Spiritual gluttons or useful servants?
Glorifying God is about so much more than pointing people in God’s general direction. It’s about revealing His character so they will recognize His worth, find their salvation, sustenance, and strength, and return to Him His due in sincere worship.
We can’t do that—we don’t do that—when we utter public words of praise, raise our hands to signify surrender, and then say, do, and treat people however we want.
I’m afraid we sometimes do more damage by taking this arm tackle approach to glorifying God than if we didn’t make any attempt at all.
Oswald Chambers said, “A Christian worker is one who perpetually looks in the face of God and then goes forth to talk to people.”
We often act like interacting with people is the inconvenience we have to endure to get to the “good stuff” of worship—quiet reflection, leisurely prayer sessions, emotional song—but that’s a very selfish point of view. Those aspects of worship are more for us than God.
The “good stuff” of worship, the part that actually garners for God the praise and recognition He deserves, happens when we are out, about, and among others, saying things, doing things, and treating people in a way that reveals His true character—love, grace, mercy, justice, compassion, truth, faithfulness, etc. Because His glory shines brightest in darkness, interaction with people who struggle with sin like we all do often provides the best opportunity to show the world Who He is by letting His strength be made perfect in our weakness (2 Corinthians 12:9).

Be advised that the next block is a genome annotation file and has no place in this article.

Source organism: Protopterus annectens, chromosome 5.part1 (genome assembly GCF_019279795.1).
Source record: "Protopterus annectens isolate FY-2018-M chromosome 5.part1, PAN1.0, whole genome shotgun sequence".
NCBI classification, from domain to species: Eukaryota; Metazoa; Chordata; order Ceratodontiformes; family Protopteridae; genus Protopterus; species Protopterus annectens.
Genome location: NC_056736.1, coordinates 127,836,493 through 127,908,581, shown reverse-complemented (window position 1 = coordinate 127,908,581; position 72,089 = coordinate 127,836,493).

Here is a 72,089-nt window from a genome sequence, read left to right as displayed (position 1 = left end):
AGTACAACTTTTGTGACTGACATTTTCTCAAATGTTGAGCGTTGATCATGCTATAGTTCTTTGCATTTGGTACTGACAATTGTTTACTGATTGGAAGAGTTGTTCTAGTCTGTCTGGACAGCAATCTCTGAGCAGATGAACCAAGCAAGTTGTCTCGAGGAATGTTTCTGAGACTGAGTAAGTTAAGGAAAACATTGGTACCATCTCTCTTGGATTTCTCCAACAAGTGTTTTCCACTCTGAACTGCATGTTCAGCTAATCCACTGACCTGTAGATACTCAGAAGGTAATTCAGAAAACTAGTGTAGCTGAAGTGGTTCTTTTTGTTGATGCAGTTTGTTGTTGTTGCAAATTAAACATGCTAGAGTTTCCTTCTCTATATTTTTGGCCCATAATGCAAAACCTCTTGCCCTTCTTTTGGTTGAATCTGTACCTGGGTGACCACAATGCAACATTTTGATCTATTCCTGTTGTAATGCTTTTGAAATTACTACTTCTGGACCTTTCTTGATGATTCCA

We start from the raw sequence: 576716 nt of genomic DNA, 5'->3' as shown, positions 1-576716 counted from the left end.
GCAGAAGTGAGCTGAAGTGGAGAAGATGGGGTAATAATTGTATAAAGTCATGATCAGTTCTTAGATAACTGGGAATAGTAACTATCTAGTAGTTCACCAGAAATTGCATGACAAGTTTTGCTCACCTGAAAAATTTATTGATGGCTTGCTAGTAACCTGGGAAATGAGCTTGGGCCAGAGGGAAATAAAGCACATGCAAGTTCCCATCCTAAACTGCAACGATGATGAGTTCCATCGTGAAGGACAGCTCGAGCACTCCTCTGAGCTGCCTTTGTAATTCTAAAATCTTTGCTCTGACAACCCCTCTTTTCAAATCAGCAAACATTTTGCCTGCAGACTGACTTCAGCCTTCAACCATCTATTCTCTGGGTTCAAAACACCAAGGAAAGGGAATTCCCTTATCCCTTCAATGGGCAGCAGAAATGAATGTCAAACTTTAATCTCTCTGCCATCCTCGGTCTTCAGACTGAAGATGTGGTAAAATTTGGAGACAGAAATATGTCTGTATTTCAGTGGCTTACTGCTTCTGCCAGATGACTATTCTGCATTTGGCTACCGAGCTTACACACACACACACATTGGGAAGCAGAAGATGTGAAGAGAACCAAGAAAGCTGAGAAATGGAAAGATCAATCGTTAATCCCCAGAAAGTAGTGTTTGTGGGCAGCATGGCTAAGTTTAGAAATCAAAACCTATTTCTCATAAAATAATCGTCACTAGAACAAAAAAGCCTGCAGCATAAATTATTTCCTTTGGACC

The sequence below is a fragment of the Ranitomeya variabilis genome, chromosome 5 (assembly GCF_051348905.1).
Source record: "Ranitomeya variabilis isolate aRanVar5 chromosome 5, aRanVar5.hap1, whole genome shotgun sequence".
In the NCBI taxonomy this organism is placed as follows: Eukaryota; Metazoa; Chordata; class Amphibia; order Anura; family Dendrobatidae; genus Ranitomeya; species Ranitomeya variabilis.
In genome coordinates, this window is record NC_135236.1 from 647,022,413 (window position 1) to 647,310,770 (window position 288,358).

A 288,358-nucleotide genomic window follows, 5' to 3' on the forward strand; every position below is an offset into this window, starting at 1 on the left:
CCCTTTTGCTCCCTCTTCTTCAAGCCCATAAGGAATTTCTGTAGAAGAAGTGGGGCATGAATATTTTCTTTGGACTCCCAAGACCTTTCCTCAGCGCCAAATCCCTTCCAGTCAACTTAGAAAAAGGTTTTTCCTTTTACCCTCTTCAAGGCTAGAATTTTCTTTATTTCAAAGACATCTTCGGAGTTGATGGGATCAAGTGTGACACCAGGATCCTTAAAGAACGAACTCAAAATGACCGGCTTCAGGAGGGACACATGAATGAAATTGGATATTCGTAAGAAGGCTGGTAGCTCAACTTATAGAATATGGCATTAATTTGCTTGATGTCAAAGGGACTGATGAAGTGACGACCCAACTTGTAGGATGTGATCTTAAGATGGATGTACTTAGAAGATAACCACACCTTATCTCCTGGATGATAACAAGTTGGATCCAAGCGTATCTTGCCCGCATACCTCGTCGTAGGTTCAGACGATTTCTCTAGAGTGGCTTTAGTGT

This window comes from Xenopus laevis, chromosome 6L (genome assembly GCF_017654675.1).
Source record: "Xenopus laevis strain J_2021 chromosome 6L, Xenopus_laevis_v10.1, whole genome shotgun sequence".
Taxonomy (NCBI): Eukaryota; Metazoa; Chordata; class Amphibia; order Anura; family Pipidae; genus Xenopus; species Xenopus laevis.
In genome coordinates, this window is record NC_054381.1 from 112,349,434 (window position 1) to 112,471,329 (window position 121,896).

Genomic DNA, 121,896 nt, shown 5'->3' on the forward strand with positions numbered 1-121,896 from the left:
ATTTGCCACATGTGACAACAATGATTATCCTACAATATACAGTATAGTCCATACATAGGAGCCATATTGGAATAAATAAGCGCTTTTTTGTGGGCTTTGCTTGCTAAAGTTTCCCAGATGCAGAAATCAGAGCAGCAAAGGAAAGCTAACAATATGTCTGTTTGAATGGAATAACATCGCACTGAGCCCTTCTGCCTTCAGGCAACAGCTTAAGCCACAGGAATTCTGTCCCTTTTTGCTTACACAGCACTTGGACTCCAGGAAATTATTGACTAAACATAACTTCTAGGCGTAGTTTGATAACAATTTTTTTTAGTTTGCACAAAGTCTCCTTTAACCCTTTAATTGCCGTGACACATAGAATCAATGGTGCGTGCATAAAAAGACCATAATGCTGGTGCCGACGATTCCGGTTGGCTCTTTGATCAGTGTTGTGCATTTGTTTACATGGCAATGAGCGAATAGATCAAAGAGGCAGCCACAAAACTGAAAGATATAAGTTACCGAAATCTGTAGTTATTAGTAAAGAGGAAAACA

But we miss the mark more times than we hit it. Why?
We don’t do the work.
Anyone who looks in the face of God—really looks in His face and doesn’t just tilt their head upward in false piety or narrow academic pursuit—comes away both humbled and encouraged, painfully aware of their own failures, limitations, and arrogance and joyfully aware of God’s sufficiency, grace, and goodness.
Like Moses after Mount Sanai, they glow (Exodus 34:29), but from the inside.
Friends, we may think we’re walking closely with God, but if we savor and stir conflict, if we crave position and jockey for power, if we value winning over restoration, if we feel qualified to judge, if we criticize, mock, or put others down to feel better about ourselves, if we hold grudges, if we oppress, if we wound…well, we aren’t walking as closely with Him as we think we are.
We haven’t done the work.
We haven’t looked God in the face.
We couldn’t possibly.
Spiritual gluttons who fancy ourselves servants of His glory, many of us are still making much of ourselves. We might be experiencing plenty of the “good stuff” we crave, but we aren’t contributing to anything significant or lasting.
We aren’t glorifying God or building His Kingdom.
Be careful. It’s possible to say, “To God be the glory” while blocking the light.